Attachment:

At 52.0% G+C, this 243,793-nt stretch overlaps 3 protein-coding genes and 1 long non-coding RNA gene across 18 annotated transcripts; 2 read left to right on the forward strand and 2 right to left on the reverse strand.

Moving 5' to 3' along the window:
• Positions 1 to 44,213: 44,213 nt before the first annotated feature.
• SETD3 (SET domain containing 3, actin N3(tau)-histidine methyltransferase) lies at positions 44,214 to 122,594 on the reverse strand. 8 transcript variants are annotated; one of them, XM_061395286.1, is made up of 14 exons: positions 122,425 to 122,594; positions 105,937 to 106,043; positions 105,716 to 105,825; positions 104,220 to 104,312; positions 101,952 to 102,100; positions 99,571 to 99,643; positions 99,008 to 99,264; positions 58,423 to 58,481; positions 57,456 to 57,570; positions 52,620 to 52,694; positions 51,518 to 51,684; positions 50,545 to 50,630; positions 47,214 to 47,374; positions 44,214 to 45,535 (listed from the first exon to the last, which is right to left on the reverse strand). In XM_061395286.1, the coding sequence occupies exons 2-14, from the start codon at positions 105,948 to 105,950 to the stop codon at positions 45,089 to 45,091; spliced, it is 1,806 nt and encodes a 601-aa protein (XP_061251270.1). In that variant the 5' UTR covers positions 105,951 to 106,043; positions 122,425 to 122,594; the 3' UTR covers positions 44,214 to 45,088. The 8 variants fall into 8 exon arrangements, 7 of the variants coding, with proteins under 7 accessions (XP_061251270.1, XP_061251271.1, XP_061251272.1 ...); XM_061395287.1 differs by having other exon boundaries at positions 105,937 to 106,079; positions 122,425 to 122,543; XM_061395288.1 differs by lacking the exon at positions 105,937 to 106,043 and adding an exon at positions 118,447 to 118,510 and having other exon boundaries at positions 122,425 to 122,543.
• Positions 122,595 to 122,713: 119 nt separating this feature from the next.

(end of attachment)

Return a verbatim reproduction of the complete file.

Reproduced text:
At 52.0% G+C, this 243,793-nt stretch overlaps 3 protein-coding genes and 1 long non-coding RNA gene across 18 annotated transcripts; 2 read left to right on the forward strand and 2 right to left on the reverse strand.

Moving 5' to 3' along the window:
• Positions 1 to 44,213: 44,213 nt before the first annotated feature.
• SETD3 (SET domain containing 3, actin N3(tau)-histidine methyltransferase) lies at positions 44,214 to 122,594 on the reverse strand. 8 transcript variants are annotated; one of them, XM_061395286.1, is made up of 14 exons: positions 122,425 to 122,594; positions 105,937 to 106,043; positions 105,716 to 105,825; positions 104,220 to 104,312; positions 101,952 to 102,100; positions 99,571 to 99,643; positions 99,008 to 99,264; positions 58,423 to 58,481; positions 57,456 to 57,570; positions 52,620 to 52,694; positions 51,518 to 51,684; positions 50,545 to 50,630; positions 47,214 to 47,374; positions 44,214 to 45,535 (listed from the first exon to the last, which is right to left on the reverse strand). In XM_061395286.1, the coding sequence occupies exons 2-14, from the start codon at positions 105,948 to 105,950 to the stop codon at positions 45,089 to 45,091; spliced, it is 1,806 nt and encodes a 601-aa protein (XP_061251270.1). In that variant the 5' UTR covers positions 105,951 to 106,043; positions 122,425 to 122,594; the 3' UTR covers positions 44,214 to 45,088. The 8 variants fall into 8 exon arrangements, 7 of the variants coding, with proteins under 7 accessions (XP_061251270.1, XP_061251271.1, XP_061251272.1 ...); XM_061395287.1 differs by having other exon boundaries at positions 105,937 to 106,079; positions 122,425 to 122,543; XM_061395288.1 differs by lacking the exon at positions 105,937 to 106,043 and adding an exon at positions 118,447 to 118,510 and having other exon boundaries at positions 122,425 to 122,543.
• Positions 122,595 to 122,713: 119 nt separating this feature from the next.